November 2, 2013 at 1:29 pm #846
Kasha was not really listening to her sister prattle on as they dug together in the onion field. Already a layer of violet had begun to settle atop the blazing orange-gold of sunset, and all too soon it would be too dark to continue. The nearby rush baskets, half-empty, did not speak well of their labors. And anyway, lately Sana only wanted to talk about foolish things, like who she might marry.
It became truly distressing when Sana spoke of marriage where their parents could hear her. Kasha feared they would take this talk to heart, and find a suitable man, and make the arrangements. If Sana were married, could Kasha possibly be far behind? They were twins, after all.
It was inevitable, Kasha knew. The day would come when her father would send her away to be a wife: to dig onions in some other field, to sweep and tidy some other mud-brick house, to cook dinner for some other family. Because her father was not unkind, he would surely ask his daughter what she thought of the man he had in mind for her. But this did not change the fact that the only question about Kashaâ€™s eventual marriage would not be â€œifâ€ but â€œto whom.â€
No good came of talking to Sana about this, of course. She was eager to have a husband to take her in his arms, eager to have children, eager to be thought of as a woman and not a girl. Why should her twin be different? And if Kasha thought only of the farming and the cleaning and the cooking, why should it matter if it be in their fatherâ€™s home or some other? Should she not be content doing what sheâ€™d done all her life?
And that, of course, was what Kasha could not speak of. She was accustomed to living the way she did, of course, because it was the only way she ever had lived. But she was by no means content. And marriage seemed to her to be a means of locking her even more firmly into this life.
She turned her eyes to the north. In the gathering dark, she could not really see it, but in her mind, she pictured it clearly, the vista she had gazed upon thousands of times. Dobesq, the great trading port. Though Kashaâ€™s family did not live inside its walls, they were subjects of the city-state, and it was there that her father and brother went to trade. Neither Kasha nor Sana had ever been there, but they relished the stories their brother told of the strange people and wonderful sights to be beheld. Folk came from all over the world to trade in Dobesq.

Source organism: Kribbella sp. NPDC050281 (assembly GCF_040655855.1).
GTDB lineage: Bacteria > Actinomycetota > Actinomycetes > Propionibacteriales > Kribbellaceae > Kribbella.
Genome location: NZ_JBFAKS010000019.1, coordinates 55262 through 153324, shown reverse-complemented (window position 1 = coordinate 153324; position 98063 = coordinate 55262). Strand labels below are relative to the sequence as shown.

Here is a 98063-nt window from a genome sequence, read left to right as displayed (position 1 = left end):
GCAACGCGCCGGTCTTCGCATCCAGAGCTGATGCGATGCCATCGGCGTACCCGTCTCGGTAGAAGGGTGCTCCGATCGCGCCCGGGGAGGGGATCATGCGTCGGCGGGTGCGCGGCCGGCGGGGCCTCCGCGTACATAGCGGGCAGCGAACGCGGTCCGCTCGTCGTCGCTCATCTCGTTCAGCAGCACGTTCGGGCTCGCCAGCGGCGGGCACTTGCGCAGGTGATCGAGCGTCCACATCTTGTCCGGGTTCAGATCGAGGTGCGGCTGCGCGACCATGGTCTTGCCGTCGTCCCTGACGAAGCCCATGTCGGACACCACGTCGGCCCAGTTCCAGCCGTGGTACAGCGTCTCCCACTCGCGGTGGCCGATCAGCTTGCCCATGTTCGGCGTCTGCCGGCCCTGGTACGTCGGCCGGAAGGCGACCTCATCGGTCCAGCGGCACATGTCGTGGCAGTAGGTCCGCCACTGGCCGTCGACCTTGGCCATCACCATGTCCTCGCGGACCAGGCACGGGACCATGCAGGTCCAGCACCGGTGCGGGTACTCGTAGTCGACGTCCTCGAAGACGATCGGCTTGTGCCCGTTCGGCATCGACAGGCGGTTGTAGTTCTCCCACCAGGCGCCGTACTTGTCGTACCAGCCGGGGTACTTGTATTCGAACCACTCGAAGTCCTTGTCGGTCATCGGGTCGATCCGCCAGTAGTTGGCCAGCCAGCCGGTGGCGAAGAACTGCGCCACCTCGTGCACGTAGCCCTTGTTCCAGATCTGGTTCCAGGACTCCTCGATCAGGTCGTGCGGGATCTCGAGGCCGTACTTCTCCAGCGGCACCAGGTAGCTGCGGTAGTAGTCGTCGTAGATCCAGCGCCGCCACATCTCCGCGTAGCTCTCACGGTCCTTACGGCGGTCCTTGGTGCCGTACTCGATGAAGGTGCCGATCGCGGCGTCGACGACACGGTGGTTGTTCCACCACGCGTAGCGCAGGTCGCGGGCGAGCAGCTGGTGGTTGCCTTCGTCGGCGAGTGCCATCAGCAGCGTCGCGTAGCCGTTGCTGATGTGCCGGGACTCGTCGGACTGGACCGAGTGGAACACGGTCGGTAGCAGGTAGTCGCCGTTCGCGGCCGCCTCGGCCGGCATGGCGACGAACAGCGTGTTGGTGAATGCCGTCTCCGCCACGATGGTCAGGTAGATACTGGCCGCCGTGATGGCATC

Yet as intrigued as Kasha was by the city, there was something more that drew her. Shifting her eyes to the east of the city, she could still make out the plateau that rose behind Dobesq, and the mostly-shadowed form of the tower that stood upon it. It was a round building, each successive floor a little narrower than the one below it. If she had been looking upon the tower in daylight, it would have gleamed white across the scrub lands and the fertile river lands and the desert beyond, for it was built of limestone. This was the Library.
Something hard smacked into Kashaâ€™s shoulder blade, and she turned her head to see an onion rolling in the dirt near her leg.
â€œAre you deaf now, or just dreaming again?â€ Sana teased. â€œI said, Uncle is coming.â€ She picked up one of the onion baskets and began to run to the house.
Kasha looked toward the house. Sure enough, the figure of a man riding a camel approached. She could not help but feel happier at that sight. Standing, she brushed the dust from her long linen skirt, collected the second basket â€“ along with the onion that had been thrown at her â€“ and hurried to catch up with her sister.
â€œMy dear ones! I hardly recognized you, you are so grown!â€ It was an exaggeration, of course, for their uncle had only been gone a matter of months. In fact, Kasha seemed to recall that they had expected him to be away longer. But questions could wait. While her uncle dismounted, Kasha went to draw some water from the tall jar standing by the house for him, so he might wash away the dust of the road, and also brought water for the camel.
â€œDid you bring us presents?â€ Sana asked.
â€œNaturally! But they mustnâ€™t be handled with dirty fingers. I see you are nearly as dusty as I am. Letâ€™s all wash up well. If your mother mistakes us for animals, she may cook us for dinner.â€
â€œI would have to do that, if I were to serve meat with dinner. I did not know you were coming, so there is only yams and greens with rice.â€ Kashaâ€™s mother stood in the doorway, having appeared, as she seemed inclined to do, without anyone noticing.
â€œIn your hands, sweet sister, all food becomes fit for royalty.â€ Flattery was a survival skill for a trader, and one which Kashaâ€™s uncle seemed to practice at all times.
Once inside, the girls brought their uncle cool water to drink, and a small bowl of figs to tide him over until dinner, which would not be served until their father and brother came home. Then they sat themselves on either side of him and began to question him about his whereabouts. Perhaps because the girls had been tending their garden all day, their mother did not call them away to help with dinner.November 2, 2013 at 2:01 pm #33293
The uncle is a great opportunity for some world-building. What does he trade? Where were his whereabouts? Why was he to be away for so long? Could we preview Dobesq (maybe a souvenir from that?)?
Even if these details are inconsequential, they can give the reader a sense of the characters’ world and their place in it. For example, in the first scene of The Searchers, John Wanye’s character visits his brother’s house on the frontier, talks about hte Civil War, gives gifts to his brother’s children (a cheap gold necklace, a medal awarded to mercenaries) and talks to them about troubles with the Comanche.
Just something to think about.
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